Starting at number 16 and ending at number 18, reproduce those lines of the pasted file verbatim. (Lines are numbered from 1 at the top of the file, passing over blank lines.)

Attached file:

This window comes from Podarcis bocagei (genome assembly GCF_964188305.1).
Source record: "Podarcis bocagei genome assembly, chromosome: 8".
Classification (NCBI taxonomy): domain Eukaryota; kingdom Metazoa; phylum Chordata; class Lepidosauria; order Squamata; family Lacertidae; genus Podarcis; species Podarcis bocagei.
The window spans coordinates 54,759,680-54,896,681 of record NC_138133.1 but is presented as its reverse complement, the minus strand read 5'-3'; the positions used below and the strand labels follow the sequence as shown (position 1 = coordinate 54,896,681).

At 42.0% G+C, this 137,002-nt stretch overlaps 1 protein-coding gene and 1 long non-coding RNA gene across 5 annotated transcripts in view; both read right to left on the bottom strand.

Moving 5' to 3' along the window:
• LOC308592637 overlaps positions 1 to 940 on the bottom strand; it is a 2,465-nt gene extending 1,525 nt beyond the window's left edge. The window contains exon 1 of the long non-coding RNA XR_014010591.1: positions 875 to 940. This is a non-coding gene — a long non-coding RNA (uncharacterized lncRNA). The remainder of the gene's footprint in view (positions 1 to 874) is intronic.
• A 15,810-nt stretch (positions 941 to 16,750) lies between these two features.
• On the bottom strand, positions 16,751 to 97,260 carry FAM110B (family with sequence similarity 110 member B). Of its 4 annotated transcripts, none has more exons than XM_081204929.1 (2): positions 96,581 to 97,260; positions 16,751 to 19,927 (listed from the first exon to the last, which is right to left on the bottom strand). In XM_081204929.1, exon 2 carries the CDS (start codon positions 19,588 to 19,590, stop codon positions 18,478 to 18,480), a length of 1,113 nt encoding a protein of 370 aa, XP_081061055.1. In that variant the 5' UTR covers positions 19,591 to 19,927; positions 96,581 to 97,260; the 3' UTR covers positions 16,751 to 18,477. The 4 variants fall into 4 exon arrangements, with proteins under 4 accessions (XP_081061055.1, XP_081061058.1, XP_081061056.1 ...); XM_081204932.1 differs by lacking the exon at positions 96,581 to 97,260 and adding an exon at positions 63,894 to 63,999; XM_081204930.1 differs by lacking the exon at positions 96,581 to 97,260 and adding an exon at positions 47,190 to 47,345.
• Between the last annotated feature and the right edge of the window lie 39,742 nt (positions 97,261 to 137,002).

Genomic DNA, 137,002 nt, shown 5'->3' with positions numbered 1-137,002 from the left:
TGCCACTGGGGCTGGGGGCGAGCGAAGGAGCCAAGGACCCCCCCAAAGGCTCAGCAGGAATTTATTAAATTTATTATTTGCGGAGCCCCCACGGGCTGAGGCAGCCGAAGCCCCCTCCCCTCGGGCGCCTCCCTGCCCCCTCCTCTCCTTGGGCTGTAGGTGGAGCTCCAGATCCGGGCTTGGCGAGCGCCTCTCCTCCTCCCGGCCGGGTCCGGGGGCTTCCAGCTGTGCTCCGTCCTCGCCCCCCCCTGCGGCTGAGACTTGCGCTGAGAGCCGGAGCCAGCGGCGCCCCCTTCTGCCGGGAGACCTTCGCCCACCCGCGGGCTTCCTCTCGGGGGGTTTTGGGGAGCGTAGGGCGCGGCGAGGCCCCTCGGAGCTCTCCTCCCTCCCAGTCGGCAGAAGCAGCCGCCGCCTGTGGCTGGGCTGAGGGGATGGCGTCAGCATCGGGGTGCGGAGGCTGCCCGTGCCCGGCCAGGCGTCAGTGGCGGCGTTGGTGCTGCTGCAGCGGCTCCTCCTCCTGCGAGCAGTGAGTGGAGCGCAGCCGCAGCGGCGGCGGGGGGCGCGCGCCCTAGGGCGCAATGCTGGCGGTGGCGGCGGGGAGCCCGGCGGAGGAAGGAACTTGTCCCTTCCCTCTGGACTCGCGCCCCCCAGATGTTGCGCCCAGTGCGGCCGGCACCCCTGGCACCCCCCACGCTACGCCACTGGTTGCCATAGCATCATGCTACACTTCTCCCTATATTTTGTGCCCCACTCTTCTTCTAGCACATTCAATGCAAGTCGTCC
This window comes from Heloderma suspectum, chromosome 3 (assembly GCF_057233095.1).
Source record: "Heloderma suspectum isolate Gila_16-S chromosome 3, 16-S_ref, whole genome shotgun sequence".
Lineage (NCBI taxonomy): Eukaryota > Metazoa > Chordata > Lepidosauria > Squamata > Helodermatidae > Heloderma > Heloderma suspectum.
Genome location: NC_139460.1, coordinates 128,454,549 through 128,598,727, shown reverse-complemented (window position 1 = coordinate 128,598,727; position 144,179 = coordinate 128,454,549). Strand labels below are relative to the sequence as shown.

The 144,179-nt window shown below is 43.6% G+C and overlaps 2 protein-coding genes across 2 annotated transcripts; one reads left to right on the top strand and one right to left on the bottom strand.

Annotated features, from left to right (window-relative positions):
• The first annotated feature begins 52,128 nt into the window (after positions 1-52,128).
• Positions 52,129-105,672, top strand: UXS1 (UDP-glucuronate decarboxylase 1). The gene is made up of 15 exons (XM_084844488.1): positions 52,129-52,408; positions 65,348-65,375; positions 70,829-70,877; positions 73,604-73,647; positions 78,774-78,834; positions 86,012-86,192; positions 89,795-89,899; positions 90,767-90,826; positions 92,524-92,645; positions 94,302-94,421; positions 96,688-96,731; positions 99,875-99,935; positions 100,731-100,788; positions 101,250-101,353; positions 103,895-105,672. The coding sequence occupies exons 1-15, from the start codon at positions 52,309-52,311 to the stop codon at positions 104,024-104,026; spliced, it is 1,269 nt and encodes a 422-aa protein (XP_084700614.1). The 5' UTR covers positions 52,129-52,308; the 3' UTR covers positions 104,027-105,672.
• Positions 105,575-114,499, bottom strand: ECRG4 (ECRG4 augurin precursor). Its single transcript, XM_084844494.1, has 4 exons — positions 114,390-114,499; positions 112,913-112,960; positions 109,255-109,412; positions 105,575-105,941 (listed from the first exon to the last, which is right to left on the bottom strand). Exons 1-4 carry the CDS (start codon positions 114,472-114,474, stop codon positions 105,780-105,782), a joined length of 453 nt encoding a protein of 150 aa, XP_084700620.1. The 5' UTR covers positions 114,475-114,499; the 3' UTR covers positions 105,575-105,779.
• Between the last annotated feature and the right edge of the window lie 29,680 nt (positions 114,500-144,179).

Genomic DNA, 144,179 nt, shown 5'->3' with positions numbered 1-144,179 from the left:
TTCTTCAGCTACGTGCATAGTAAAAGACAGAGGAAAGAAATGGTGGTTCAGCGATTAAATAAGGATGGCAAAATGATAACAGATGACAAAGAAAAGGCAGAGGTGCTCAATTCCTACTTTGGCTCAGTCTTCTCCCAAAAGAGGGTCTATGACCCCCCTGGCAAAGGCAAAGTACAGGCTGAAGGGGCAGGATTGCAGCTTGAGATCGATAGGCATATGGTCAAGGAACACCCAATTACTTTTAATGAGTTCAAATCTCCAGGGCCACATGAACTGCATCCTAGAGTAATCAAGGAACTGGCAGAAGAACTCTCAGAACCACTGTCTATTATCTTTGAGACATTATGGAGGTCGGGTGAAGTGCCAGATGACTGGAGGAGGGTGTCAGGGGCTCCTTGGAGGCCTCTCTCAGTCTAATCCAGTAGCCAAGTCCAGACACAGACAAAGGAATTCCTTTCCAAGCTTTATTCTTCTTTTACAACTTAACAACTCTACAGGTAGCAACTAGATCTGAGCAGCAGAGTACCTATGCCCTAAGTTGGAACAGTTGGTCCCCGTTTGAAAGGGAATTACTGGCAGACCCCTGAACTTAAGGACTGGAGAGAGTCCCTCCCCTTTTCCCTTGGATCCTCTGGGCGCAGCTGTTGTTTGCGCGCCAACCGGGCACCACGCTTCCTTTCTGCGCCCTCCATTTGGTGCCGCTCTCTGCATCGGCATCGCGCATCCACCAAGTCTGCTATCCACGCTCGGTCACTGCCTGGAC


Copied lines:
Genome location: NC_139460.1, coordinates 128,454,549 through 128,598,727, shown reverse-complemented (window position 1 = coordinate 128,598,727; position 144,179 = coordinate 128,454,549). Strand labels below are relative to the sequence as shown.

The 144,179-nt window shown below is 43.6% G+C and overlaps 2 protein-coding genes across 2 annotated transcripts; one reads left to right on the top strand and one right to left on the bottom strand.

Annotated features, from left to right (window-relative positions):